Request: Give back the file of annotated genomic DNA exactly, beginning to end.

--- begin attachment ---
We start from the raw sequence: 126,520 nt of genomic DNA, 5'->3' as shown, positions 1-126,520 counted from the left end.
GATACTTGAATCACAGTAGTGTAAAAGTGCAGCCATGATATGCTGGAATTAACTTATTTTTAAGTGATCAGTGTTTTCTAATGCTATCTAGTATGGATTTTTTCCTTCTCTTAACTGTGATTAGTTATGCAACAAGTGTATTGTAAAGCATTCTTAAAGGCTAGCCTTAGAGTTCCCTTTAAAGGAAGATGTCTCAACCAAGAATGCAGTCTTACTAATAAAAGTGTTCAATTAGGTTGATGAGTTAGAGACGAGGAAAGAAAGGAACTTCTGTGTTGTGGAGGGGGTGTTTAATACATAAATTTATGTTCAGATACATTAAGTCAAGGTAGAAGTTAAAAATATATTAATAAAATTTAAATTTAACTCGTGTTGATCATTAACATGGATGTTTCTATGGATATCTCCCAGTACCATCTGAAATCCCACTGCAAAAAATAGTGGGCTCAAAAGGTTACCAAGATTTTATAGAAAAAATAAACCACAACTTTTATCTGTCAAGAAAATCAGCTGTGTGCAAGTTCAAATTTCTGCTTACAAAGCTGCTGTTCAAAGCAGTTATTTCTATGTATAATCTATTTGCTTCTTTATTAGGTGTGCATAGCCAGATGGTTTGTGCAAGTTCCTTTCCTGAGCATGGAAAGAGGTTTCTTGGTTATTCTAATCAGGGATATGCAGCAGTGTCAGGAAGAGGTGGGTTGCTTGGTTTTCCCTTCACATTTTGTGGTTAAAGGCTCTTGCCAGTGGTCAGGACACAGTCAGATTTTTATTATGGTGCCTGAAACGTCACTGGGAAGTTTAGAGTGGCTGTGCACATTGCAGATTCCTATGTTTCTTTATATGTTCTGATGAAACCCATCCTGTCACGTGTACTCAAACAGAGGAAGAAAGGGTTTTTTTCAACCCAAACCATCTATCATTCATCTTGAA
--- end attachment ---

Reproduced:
We start from the raw sequence: 126,520 nt of genomic DNA, 5'->3' as shown, positions 1-126,520 counted from the left end.
GATACTTGAATCACAGTAGTGTAAAAGTGCAGCCATGATATGCTGGAATTAACTTATTTTTAAGTGATCAGTGTTTTCTAATGCTATCTAGTATGGATTTTTTCCTTCTCTTAACTGTGATTAGTTATGCAACAAGTGTATTGTAAAGCATTCTTAAAGGCTAGCCTTAGAGTTCCCTTTAAAGGAAGATGTCTCAACCAAGAATGCAGTCTTACTAATAAAAGTGTTCAATTAGGTTGATGAGTTAGAGACGAGGAAAGAAAGGAACTTCTGTGTTGTGGAGGGGGTGTTTAATACATAAATTTATGTTCAGATACATTAAGTCAAGGTAGAAGTTAAAAATATATTAATAAAATTTAAATTTAACTCGTGTTGATCATTAACATGGATGTTTCTATGGATATCTCCCAGTACCATCTGAAATCCCACTGCAAAAAATAGTGGGCTCAAAAGGTTACCAAGATTTTATAGAAAAAATAAACCACAACTTTTATCTGTCAAGAAAATCAGCTGTGTGCAAGTTCAAATTTCTGCTTACAAAGCTGCTGTTCAAAGCAGTTATTTCTATGTATAATCTATTTGCTTCTTTATTAGGTGTGCATAGCCAGATGGTTTGTGCAAGTTCCTTTCCTGAGCATGGAAAGAGGTTTCTTGGTTATTCTAATCAGGGATATGCAGCAGTGTCAGGAAGAGGTGGGTTGCTTGGTTTTCCCTTCACATTTTGTGGTTAAAGGCTCTTGCCAGTGGTCAGGACACAGTCAGATTTTTATTATGGTGCCTGAAACGTCACTGGGAAGTTTAGAGTGGCTGTGCACATTGCAGATTCCTATGTTTCTTTATATGTTCTGATGAAACCCATCCTGTCACGTGTACTCAAACAGAGGAAGAAAGGGTTTTTTTCAACCCAAACCATCTATCATTCATCTTGAA